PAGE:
Sweet Grass Dairy brought home five top awards for its artisan farmstead
cheeses from the 20th Annual American Cheese Society Conference
held this summer in San Francisco, California.
CONGRATULATIONS TO OUR FRIENDS AT SWEET GRASS,
FROM THE EDITORS AND STAFF AT DOC'S NEWS! (details
In The Deep South
the lovely South Georgia town known as the city of roses, seems to be
part Florida. Nearby is the Florida border with the Sunshine States
capital, Tallahassee, the next stop. They share a common culture in
many ways, but Thomasville now has a new and exciting identity. Just
a few miles north of town is the dairy farm called Sweet Grass, and
it is as different and distinctive as any place in the south. For those
who love gourmet cheeses, its nearly paradise.
Gourmet magazines fabulous Michael Green and a superbly talented
local professional named Raymond Hooks guided my first introduction
to the cheeses produced by Sweet Grass owners Desiree and Al Wehner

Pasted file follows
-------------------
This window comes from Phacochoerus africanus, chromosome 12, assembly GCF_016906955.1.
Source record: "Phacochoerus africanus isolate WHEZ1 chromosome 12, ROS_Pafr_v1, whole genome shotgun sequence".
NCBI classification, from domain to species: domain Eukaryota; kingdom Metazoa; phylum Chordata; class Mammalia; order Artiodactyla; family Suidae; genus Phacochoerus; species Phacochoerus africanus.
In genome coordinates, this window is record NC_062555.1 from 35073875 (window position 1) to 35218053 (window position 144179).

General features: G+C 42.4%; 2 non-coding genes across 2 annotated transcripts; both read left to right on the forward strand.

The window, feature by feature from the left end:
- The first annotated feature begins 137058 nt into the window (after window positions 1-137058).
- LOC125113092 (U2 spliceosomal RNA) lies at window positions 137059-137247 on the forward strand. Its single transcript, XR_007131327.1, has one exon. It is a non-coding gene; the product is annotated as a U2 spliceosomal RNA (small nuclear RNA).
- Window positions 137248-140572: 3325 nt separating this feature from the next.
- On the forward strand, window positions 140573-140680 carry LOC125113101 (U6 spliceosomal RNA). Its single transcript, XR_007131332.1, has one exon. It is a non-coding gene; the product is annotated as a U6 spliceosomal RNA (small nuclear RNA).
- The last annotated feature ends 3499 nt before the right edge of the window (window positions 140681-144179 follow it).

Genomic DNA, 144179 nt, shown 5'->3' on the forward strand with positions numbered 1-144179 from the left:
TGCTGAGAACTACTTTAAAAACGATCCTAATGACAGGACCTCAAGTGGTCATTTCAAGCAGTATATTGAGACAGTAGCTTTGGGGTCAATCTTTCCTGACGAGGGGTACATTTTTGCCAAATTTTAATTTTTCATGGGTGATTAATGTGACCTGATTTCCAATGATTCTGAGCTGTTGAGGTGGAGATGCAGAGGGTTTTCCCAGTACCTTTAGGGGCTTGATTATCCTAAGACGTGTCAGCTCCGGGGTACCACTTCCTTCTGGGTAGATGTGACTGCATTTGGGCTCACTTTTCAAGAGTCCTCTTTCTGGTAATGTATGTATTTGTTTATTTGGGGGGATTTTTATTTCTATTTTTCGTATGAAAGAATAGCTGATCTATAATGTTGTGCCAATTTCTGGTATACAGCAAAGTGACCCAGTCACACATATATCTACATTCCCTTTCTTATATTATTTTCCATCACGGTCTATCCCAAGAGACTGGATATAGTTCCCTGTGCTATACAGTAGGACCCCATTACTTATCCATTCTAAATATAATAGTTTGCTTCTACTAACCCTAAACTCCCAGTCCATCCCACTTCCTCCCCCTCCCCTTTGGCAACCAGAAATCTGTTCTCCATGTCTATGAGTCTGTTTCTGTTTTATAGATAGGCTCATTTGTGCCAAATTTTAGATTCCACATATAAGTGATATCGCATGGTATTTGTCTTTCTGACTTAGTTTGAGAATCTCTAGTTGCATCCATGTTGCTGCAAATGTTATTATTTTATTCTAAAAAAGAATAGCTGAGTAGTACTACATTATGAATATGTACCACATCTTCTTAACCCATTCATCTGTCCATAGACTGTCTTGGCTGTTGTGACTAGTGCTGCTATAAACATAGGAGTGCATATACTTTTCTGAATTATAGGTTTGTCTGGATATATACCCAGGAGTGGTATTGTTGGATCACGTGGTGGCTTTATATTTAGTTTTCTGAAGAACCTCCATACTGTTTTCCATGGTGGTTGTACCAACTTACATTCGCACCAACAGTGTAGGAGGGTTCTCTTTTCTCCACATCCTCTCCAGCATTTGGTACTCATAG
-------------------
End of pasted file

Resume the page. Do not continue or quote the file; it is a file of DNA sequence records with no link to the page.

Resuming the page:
during a wine and cheese pairing hosted by the High Museum Wine Auction.
Green, a globally recognized wine commentator, introduced each wine,
while Hooks, representing Sweet Grass, led us through the cheeses, with
both explaining the logic of each pairing. What caught my eye and later
my palette was the unique names of each delicious cheese: Georgia Pecan
Chevre; Holly Springs; Georgia Gouda; Thomasville Tomme and others,
all either goat or cows milk based. After a chat with Raymond,
I was on my way to Sweet Grass.
Grass is refreshingly off the beaten path, and a true family farm. Desiree
and Al combine their energies and cheese making experience with the
youth, vitality and imagination of daughter Jessica and her husband
Jeremy, along with the spiritual assistance of two-month-old Aidan (who
has courageously posed in an FSU jersey his dads alma materin
a hotbed of unwavering Georgia Bulldogs.)
There are two herds
of goats at Sweet Grass, the adults who give milk and the young ones